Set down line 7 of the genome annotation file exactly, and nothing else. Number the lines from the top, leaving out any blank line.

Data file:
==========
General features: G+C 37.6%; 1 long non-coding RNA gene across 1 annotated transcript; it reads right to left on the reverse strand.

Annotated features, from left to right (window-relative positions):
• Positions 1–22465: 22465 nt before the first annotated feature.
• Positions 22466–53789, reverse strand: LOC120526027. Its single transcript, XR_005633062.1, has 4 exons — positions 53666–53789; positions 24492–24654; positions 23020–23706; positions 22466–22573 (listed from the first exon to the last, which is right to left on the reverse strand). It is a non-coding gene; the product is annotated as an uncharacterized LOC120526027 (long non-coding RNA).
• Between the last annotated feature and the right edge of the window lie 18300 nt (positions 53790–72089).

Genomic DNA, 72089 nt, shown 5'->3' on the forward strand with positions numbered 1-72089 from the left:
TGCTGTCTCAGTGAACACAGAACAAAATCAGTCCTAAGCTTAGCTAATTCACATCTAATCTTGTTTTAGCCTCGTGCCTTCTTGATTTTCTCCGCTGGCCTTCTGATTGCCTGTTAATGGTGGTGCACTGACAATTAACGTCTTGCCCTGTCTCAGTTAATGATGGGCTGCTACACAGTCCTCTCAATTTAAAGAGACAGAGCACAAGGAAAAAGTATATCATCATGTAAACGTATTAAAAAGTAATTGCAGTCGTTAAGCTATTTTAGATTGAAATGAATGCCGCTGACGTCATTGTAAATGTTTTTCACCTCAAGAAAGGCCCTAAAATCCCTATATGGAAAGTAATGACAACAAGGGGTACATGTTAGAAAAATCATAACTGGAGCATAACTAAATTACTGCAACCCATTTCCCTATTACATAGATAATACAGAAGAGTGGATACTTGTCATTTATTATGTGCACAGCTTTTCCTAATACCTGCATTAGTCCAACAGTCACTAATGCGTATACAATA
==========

TGCTGTCTCAGTGAACACAGAACAAAATCAGTCCTAAGCTTAGCTAATTCACATCTAATCTTGTTTTAGCCTCGTGCCTTCTTGATTTTCTCCGCTGGCCTTCTGATTGCCTGTTAATGGTGGTGCACTGACAATTAACGTCTTGCCCTGTCTCAGTTAATGATGGGCTGCTACACAGTCCTCTCAATTTAAAGAGACAGAGCACAAGGAAAAAGTATATCATCATGTAAACGTATTAAAAAGTAATTGCAGTCGTTAAGCTATTTTAGATTGAAATGAATGCCGCTGACGTCATTGTAAATGTTTTTCACCTCAAGAAAGGCCCTAAAATCCCTATATGGAAAGTAATGACAACAAGGGGTACATGTTAGAAAAATCATAACTGGAGCATAACTAAATTACTGCAACCCATTTCCCTATTACATAGATAATACAGAAGAGTGGATACTTGTCATTTATTATGTGCACAGCTTTTCCTAATACCTGCATTAGTCCAACAGTCACTAATGCGTATACAATA